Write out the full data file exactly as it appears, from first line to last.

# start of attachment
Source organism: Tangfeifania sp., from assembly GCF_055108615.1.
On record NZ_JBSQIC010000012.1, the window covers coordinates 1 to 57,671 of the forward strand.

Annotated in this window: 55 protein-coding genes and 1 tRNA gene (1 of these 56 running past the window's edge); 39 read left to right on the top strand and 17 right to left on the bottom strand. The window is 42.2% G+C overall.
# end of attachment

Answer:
Source organism: Tangfeifania sp., from assembly GCF_055108615.1.
On record NZ_JBSQIC010000012.1, the window covers coordinates 1 to 57,671 of the forward strand.

Annotated in this window: 55 protein-coding genes and 1 tRNA gene (1 of these 56 running past the window's edge); 39 read left to right on the top strand and 17 right to left on the bottom strand. The window is 42.2% G+C overall.